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Sunday 18th May k/spiel - 1644 ECW campaign

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Sunday 18th May k/spiel - 1644 ECW campaign

Post  Martin on Sun Jan 26, 2014 2:55 pm

The May 2014 game is on Sunday 18th, starting at the usual time of 11 am, at the Little Gaddesden Village Hall.

Background

It is the beginning of May 1644.  In the south, the Earl of Essex, in command of the main Parliamentary army, has just taken Reading.  Another powerful Parliamentary army under Sir William Waller has been recruiting at St Albans, to the N of London.  Smaller regional forces are under General Massey in a small enclave around Gloucester, and the Earl of Denbigh in the Midlands.  The Earl of Manchester is raising a new army for Parliament from the counties of the Eastern Association.

The King is with the main Royalist army in a loyal enclave around Oxford.  A second Royalist army is in the Royalist-controlled SW under his nephew, Prince Maurice, besieging the port of Lyme Regis.  Smaller regional Royalist forces are in S Wales under General Gerard, and in the Midlands under Lord Loughborough.



Player roles

Most players will represent army commanders, of greater or lesser seniority.  There will also be a position for a player representing the Parliamentary 'Committee of Both Kingdoms (CBK)'.  This was set up during the war in association with representatives from the Scots, to oversee the conduct of the war and foreign policy.  Whilst this player will be operating from smoke-filled rooms in London, he/she will sometimes have more of the big picture than the commanders in the field, has control of the fleet, and can also pull lots of financial strings.

Turns will normally be approximately weekly, so armies can cover quite a bit of ground. When there is a battle, the campaign game will temporarily stop, and it will be fought out using a 30-minute battle module.

NB so folks aren't sitting on their hands, all players will be involved in fighting the battle, wherever they are on the campaign map. The players commanding the armies concerned will be in charge, but other players on the same side will act as subordinate generals. Given that turns are weekly, we work on the assumption that news of the battle result would spread pretty quickly to wherever they are on the map.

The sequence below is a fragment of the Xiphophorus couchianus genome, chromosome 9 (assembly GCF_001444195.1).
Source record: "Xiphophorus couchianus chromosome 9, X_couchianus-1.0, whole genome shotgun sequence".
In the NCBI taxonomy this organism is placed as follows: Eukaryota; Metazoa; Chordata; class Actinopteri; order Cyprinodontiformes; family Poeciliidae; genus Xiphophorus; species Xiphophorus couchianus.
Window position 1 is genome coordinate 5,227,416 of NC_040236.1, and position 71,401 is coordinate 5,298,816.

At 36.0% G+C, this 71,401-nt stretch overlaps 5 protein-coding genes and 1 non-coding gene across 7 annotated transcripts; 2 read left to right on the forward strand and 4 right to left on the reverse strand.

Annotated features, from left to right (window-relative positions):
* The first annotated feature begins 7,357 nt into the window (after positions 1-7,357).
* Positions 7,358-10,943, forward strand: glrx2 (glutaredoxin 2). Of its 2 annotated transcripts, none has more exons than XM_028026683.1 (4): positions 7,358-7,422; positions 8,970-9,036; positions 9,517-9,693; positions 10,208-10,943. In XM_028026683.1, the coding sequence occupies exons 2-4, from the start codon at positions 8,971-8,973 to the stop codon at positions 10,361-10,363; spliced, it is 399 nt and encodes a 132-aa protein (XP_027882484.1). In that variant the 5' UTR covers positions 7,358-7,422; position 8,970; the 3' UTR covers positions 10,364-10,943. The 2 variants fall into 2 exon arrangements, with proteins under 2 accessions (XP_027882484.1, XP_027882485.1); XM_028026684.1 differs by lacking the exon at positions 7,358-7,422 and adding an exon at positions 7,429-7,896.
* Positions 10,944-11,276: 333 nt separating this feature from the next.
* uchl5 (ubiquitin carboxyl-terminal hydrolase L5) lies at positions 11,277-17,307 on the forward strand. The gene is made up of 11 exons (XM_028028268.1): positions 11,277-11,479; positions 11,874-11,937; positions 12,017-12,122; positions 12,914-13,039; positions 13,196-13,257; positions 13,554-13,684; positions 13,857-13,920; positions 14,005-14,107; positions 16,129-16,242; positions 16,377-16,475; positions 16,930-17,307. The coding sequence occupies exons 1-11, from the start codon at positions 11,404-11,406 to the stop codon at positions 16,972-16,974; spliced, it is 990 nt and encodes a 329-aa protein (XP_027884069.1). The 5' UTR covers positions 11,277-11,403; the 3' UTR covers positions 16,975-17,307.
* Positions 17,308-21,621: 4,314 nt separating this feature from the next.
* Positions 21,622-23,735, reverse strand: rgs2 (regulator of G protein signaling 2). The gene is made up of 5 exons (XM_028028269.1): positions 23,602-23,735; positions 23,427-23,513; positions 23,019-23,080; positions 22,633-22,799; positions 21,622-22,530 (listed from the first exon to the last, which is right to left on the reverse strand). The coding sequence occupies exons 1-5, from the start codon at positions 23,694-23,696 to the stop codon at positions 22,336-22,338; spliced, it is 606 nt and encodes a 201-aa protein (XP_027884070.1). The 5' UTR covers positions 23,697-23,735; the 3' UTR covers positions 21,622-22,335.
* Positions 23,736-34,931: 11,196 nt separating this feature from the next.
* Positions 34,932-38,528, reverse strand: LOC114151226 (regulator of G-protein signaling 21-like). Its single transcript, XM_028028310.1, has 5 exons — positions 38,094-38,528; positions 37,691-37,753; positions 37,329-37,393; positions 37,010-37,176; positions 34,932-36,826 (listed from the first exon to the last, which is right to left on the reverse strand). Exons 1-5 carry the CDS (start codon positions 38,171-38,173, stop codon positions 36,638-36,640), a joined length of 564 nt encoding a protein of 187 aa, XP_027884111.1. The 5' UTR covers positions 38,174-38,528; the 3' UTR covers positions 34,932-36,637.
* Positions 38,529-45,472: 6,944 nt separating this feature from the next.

Please register your interest on the doodle link below, together with any preferences as to Royalist, Parliamentarian, Umpire.

http://doodle.com/b8m337f88bwmcu9x

Martin (J)


Last edited by Martin on Tue Mar 03, 2015 8:01 pm; edited 2 times in total

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Re: Sunday 18th May k/spiel - 1644 ECW campaign

Post  Father General on Tue Jan 28, 2014 4:03 pm

Have you ever had a player join in one of these things by email or Skype? --More or less in real time, but physically displaced?
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Re: Sunday 18th May k/spiel - 1644 ECW campaign

Post  Martin on Tue Jan 28, 2014 6:39 pm

Father General wrote:Have you ever had a player join in one of these things by email or Skype? --More or less in real time, but physically displaced?
See my longer reply on your PBEM thread.  Theoretically possible (and to be encouraged!) but technically difficult atm.  It might also be necessary to tailor the player's role, given the comms angle.

Martin (J)

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Re: Sunday 18th May k/spiel - 1644 ECW campaign

Post  Martin on Thu Apr 17, 2014 4:49 pm

A reminder that the May game is on Sunday 18th May, starting at the usual time of 11 am, at the Little Gaddesden Village Hall.

We have 9 players already registered, but could certainly fit more in.  So if you would like to play, please register your interest on the doodle link below, together with any preferences as to Royalist, Parliamentarian, Umpire.  http://doodle.com/b8m337f88bwmcu9x

Martin (J)

Here are some more details on the game........

How will the game be run?

We will use weekly turns.  Apart from that it will operate much like the usual kriegsspiel.  Players will normally represent various army commanders, and will therefore typically be some distance apart.

Each player will give his orders for the coming week to the umpires, who make all necessary moves on the umpire map, before feeding the results back at the end of the turn.  The aim is to complete each turn in 10-15 minutes, and get through three to four months of a campaign.

If a major battle takes place, this will be resolved using a ’30-minute battle module’ and all players will step away from their normal responsibilities, to take part as subordinates of whichever player commands the force involved.


How are my forces made up?


Your army is composed of foot (infantry) and horse (cavalry).  Rather than distinguishing between pike-men and musketeers, we are regarding your foot as a mixture of the two.  Similarly, your horse actually includes a small number of dragoons, but for the purposes of this game we are not dealing with these as a separate combat arm.  In addition you will also have field artillery and, more rarely, heavy siege artillery.  

Whilst the troops in the main armies will march anywhere, those in the smaller regional forces are mainly local men, and their leaders are local bigwigs, who have enlisted to protect their homes.  Some of them will leave their garrisons if so ordered, but won't go very far, and will expect to return to them when the operation is complete.


How fast can I move?


With frequent rest days, your foot will normally march no more than 3 towns on the map in a weekly turn, even on the best roads, and in good weather.  A purely mounted force can move somewhat faster for a short period, but will be unable to fight effectively if the horses are pushed too hard.  Heavy siege artillery can normally only move 2 towns per week.  In periods of poor weather you will move more slowly.